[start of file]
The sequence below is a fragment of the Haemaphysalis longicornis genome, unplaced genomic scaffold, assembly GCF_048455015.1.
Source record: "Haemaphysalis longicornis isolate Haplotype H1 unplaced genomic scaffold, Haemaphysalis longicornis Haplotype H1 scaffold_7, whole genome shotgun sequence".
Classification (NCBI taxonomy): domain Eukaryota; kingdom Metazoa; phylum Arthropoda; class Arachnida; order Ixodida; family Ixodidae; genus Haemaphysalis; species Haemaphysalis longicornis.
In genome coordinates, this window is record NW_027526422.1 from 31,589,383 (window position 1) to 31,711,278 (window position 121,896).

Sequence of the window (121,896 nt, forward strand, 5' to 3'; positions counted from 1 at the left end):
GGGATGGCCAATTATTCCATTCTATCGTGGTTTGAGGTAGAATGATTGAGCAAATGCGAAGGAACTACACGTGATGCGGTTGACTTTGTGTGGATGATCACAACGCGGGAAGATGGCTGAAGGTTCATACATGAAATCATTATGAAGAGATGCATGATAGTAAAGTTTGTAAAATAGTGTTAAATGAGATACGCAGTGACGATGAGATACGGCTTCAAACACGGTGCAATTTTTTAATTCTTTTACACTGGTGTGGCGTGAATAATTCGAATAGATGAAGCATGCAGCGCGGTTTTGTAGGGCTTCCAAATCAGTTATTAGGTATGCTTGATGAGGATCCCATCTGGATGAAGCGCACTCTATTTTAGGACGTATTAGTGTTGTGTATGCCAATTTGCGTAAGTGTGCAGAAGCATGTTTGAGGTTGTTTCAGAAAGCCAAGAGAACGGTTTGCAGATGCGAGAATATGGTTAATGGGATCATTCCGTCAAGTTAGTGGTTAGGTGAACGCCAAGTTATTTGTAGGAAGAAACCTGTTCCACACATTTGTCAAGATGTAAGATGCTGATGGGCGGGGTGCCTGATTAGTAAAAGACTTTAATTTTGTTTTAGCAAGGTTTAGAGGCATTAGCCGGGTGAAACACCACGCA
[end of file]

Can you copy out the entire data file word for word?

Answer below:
The sequence below is a fragment of the Haemaphysalis longicornis genome, unplaced genomic scaffold, assembly GCF_048455015.1.
Source record: "Haemaphysalis longicornis isolate Haplotype H1 unplaced genomic scaffold, Haemaphysalis longicornis Haplotype H1 scaffold_7, whole genome shotgun sequence".
Classification (NCBI taxonomy): domain Eukaryota; kingdom Metazoa; phylum Arthropoda; class Arachnida; order Ixodida; family Ixodidae; genus Haemaphysalis; species Haemaphysalis longicornis.
In genome coordinates, this window is record NW_027526422.1 from 31,589,383 (window position 1) to 31,711,278 (window position 121,896).

Sequence of the window (121,896 nt, forward strand, 5' to 3'; positions counted from 1 at the left end):
GGGATGGCCAATTATTCCATTCTATCGTGGTTTGAGGTAGAATGATTGAGCAAATGCGAAGGAACTACACGTGATGCGGTTGACTTTGTGTGGATGATCACAACGCGGGAAGATGGCTGAAGGTTCATACATGAAATCATTATGAAGAGATGCATGATAGTAAAGTTTGTAAAATAGTGTTAAATGAGATACGCAGTGACGATGAGATACGGCTTCAAACACGGTGCAATTTTTTAATTCTTTTACACTGGTGTGGCGTGAATAATTCGAATAGATGAAGCATGCAGCGCGGTTTTGTAGGGCTTCCAAATCAGTTATTAGGTATGCTTGATGAGGATCCCATCTGGATGAAGCGCACTCTATTTTAGGACGTATTAGTGTTGTGTATGCCAATTTGCGTAAGTGTGCAGAAGCATGTTTGAGGTTGTTTCAGAAAGCCAAGAGAACGGTTTGCAGATGCGAGAATATGGTTAATGGGATCATTCCGTCAAGTTAGTGGTTAGGTGAACGCCAAGTTATTTGTAGGAAGAAACCTGTTCCACACATTTGTCAAGATGTAAGATGCTGATGGGCGGGGTGCCTGATTAGTAAAAGACTTTAATTTTGTTTTAGCAAGGTTTAGAGGCATTAGCCGGGTGAAACACCACGCA